We chose Carmody’s, an Irish restaurant and pub, established around the year 2000, although it was there under different names long before that. It turned out to be a wonderful choice! Have you ever had Irish Nachos? Incredible, and I’d take the fried potatoes topped with corned beef and cheese over regular nachos any day. And then there was the meatloaf with Guinness sauce. Mmm.. I think hubby will agree to visit Bennington again just to enjoy that luscious Irish gravy again! They’re also super friendly. (I only got the left edge of Carmody’s in the photo – thought I had a better one.. sigh. But if you check the white sign on the green building, that’s the Bennington Banner.)
Here’s what we saw as we walked from the motel up the street into the main part of town. It’s a beautiful and well-cared-for town that shows its pride in being a large part of the battle for American Independence, as well as a wonderful tourist stop.
This is Evan’s Country Store. Fans of Rehearsal will understand why I had to grab a photo of this little shop that has souvenirs of Bennington. Across the road is Doug’s, a sports bar we didn’t visit this time. Apparently, there is also a Ryan’s Café on Main Street, also a bar, which we didn’t see, but we sure would have stopped in if we had! (Yes, only those who have read Off The Moon will get the reference.) We did stop for a drink at Madison Brewing Company, a microbrewery where families stop for a meal, as well.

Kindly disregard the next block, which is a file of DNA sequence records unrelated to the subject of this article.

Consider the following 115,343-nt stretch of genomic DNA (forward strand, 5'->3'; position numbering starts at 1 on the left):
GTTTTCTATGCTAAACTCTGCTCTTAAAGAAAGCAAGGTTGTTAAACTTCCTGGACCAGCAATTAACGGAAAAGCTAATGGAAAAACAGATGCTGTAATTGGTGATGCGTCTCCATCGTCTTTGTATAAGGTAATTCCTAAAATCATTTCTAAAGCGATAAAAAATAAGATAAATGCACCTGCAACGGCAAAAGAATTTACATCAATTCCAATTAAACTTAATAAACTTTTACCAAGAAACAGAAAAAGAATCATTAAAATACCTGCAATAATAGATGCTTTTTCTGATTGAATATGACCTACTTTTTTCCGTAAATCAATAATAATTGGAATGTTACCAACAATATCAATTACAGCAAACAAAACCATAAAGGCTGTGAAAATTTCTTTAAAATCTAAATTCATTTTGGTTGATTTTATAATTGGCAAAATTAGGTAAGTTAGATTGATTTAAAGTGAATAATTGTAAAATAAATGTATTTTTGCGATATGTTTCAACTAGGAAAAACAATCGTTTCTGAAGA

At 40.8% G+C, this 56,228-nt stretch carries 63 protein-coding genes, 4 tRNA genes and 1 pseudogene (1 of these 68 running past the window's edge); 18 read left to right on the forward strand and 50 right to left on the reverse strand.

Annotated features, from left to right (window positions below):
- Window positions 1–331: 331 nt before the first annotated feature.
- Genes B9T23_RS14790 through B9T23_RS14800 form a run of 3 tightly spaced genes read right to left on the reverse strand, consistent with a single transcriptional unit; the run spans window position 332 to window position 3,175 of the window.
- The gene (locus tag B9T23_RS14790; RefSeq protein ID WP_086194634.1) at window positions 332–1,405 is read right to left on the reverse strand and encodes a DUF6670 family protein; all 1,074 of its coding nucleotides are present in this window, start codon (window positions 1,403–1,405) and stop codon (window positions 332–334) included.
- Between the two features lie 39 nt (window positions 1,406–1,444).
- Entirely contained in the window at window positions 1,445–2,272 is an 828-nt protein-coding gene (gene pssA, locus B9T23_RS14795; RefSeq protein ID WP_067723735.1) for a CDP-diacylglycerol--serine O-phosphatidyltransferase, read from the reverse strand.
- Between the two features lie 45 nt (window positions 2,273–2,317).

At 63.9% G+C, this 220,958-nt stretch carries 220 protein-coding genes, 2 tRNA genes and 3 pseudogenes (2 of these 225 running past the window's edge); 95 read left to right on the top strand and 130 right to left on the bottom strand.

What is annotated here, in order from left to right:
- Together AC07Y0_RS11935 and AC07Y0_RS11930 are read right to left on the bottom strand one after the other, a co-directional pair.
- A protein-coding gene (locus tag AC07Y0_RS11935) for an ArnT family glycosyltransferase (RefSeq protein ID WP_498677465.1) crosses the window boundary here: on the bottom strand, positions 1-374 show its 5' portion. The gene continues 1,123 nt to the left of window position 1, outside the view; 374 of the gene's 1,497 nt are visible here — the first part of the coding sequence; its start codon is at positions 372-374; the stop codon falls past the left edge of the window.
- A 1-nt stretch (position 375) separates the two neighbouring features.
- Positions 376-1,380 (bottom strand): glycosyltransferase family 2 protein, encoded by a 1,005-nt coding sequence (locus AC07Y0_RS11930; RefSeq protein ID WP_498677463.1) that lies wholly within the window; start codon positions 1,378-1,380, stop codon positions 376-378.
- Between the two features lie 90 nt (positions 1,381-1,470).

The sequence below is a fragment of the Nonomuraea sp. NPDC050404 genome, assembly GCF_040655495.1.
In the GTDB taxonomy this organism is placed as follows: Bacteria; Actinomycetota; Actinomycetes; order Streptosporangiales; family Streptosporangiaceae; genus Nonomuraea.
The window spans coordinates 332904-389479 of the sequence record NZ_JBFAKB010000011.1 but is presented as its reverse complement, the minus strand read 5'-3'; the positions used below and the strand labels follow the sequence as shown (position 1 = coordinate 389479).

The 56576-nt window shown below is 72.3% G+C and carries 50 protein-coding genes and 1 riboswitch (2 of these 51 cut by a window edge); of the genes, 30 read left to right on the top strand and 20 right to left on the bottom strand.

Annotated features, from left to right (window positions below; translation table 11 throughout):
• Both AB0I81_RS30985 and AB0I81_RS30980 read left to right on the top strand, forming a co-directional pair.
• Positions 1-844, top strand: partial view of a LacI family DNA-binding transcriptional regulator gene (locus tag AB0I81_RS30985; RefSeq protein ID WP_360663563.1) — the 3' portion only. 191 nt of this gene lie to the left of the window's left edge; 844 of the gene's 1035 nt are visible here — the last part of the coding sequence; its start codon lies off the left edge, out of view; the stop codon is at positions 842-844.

We also stopped at the library the next morning. Unfortunately, because of budget cuts, its hours are currently limited and it didn’t open until 1 pm. With our schedule limits, we had to bypass it this time.
The Bennington Bookshop was open, though! I stopped and grabbed a few postcards and browsed their fairly large local author rack. With limited space on the bike, I figured I’d better be good and only browse. I did leave bookmarks for Off The Moon. Thank you to the manager for allowing it, and if any of their customers happen to find this post, they can order it for you.
Simply walking along town is a nice relaxing treat. Along with being clean and pretty and having hand-painted brick-like crosswalks, the street is lined with both these advertising cultural banners (can you tell this one features a guitarist?) and the Bennington Flag. We asked why they had “76” flags out when we visited the Monument and were proudly told that the Bennington Flag commemorates the town’s part in the victory of American Independence and can be used in place of the Stars & Stripes.
More on the monument in the continued entry to come…